For federal prisoners, the prospect of early release expired in 1987. As prisons bulge and recidivism persists, why is the parole ban still in place?
In 1982, when George Martorano pled guilty to charges of marijuana possession and drug conspiracy, he was expecting ten years in prison, at most.
Today, after 24 years, Martorano holds the honor of longest-serving nonviolent first-time offender in the history of the United States. He's all too ready to forfeit that mark of distinction, but if his sentence plays out as issued, he'll be looking at several decades more: Martorano is serving a life sentence for three years of transporting and selling marijuana. Despite his spotless prison record - not to mention his suicide-prevention volunteer work, his yoga practice and the 20 books he's written while incarcerated - he has no hope of being released.
Martorano is just one of almost 200,000 inmates in federal prison, many of whom have no chance for early release, thanks to the Sentencing Reform Act of 1984, which abolished parole at the federal level. The toughening of prison legislation over the past 20 years has also meant longer sentences for nonviolent offenders, combining with the parole ban to prompt a sharp increase in the federal prison population. As it stands, the beefed-up federal prison system costs taxpayers $40,000 per year for every inmate, and it costs inmates whole decades of their lives.
"We're being warehoused," Martorano said in a phone interview. "It's taken a million dollars just to keep me in."
Since the parole ban took effect, the federal prison population has more than quadrupled, according to Bureau of Justice statistics.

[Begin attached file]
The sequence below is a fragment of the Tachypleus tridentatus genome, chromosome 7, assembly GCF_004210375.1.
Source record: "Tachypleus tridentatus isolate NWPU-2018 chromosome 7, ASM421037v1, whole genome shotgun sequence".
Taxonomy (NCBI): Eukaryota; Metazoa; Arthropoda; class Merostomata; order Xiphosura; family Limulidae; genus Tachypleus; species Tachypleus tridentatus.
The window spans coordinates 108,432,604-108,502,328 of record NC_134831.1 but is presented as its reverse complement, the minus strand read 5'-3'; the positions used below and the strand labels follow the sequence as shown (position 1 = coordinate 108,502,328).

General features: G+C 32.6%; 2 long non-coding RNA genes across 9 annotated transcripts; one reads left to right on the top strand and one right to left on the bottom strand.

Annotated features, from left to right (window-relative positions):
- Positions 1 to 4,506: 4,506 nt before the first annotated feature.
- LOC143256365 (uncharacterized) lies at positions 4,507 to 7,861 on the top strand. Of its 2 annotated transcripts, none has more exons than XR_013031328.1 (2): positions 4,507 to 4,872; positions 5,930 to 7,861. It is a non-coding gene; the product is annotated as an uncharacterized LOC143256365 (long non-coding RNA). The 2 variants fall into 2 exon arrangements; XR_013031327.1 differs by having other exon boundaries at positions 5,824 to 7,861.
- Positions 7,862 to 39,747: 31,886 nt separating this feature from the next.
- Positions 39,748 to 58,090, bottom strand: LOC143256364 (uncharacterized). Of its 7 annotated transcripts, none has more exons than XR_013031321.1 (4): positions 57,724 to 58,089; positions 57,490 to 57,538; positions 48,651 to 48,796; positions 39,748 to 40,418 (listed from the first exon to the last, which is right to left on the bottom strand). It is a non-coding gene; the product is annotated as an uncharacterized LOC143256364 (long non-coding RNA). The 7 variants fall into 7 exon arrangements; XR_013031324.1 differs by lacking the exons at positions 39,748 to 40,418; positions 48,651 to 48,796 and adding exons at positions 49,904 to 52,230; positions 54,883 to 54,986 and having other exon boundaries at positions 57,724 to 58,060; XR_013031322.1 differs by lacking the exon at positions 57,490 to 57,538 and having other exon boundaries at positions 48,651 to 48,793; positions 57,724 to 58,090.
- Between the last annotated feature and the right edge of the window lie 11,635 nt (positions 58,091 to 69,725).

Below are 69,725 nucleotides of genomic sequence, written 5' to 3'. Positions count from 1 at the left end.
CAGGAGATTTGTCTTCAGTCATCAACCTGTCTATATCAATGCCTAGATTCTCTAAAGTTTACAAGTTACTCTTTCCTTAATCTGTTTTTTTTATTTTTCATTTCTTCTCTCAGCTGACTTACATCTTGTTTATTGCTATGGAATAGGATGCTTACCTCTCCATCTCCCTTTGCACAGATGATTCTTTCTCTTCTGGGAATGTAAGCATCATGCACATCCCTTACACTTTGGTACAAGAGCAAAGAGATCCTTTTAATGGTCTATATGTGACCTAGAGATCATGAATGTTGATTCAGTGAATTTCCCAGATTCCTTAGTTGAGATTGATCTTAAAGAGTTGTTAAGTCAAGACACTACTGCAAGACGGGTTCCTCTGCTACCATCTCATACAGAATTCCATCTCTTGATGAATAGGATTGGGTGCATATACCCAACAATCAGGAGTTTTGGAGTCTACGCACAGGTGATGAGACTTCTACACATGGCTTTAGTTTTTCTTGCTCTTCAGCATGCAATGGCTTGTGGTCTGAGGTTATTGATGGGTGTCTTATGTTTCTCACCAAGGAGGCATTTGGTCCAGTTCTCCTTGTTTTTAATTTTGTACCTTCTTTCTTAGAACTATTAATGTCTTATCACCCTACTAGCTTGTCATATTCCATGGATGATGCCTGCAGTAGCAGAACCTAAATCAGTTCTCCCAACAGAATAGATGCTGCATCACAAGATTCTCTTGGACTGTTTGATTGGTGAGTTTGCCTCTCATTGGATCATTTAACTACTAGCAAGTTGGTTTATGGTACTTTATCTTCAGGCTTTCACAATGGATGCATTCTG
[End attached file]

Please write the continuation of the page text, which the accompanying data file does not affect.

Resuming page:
In the past few years, the sentencing system has been slowly changing in other ways. For example, the US Sentencing Commission recently shortened its recommended sentences for crack cocaine offenses, and Congress has shown signs that it will consider bills addressing the disparity between penalties for crack and powder cocaine. The Supreme Court is deliberating whether judges should be able to grant sentences that dip below established guidelines for sentence lengths.
However, Congress has taken no steps toward reversing course on federal parole. Although a bill to revive parole for federal prisoners has been introduced repeatedly in the House over the past few years, it has never made it to the floor for a vote. And an official at the US Sentencing Commission, who asked not to be identified, said he was not aware of any impetus that would bring back parole anytime soon.
As the prison population continues to explode, many influential voices in Congress and the public sphere are still touting a hardline philosophy when it comes to criminal justice, according to Representative Danny Davis (D-Illinois), who has sponsored the federal parole reinstatement bill for the last two Congresses.
"People don't want to be characterized as being 'soft on crime,'" Davis said in an interview. "They are still afraid that characterization will follow them. You would think that a country that is supposed to be as progressive as ours would've recognized that this approach is not working."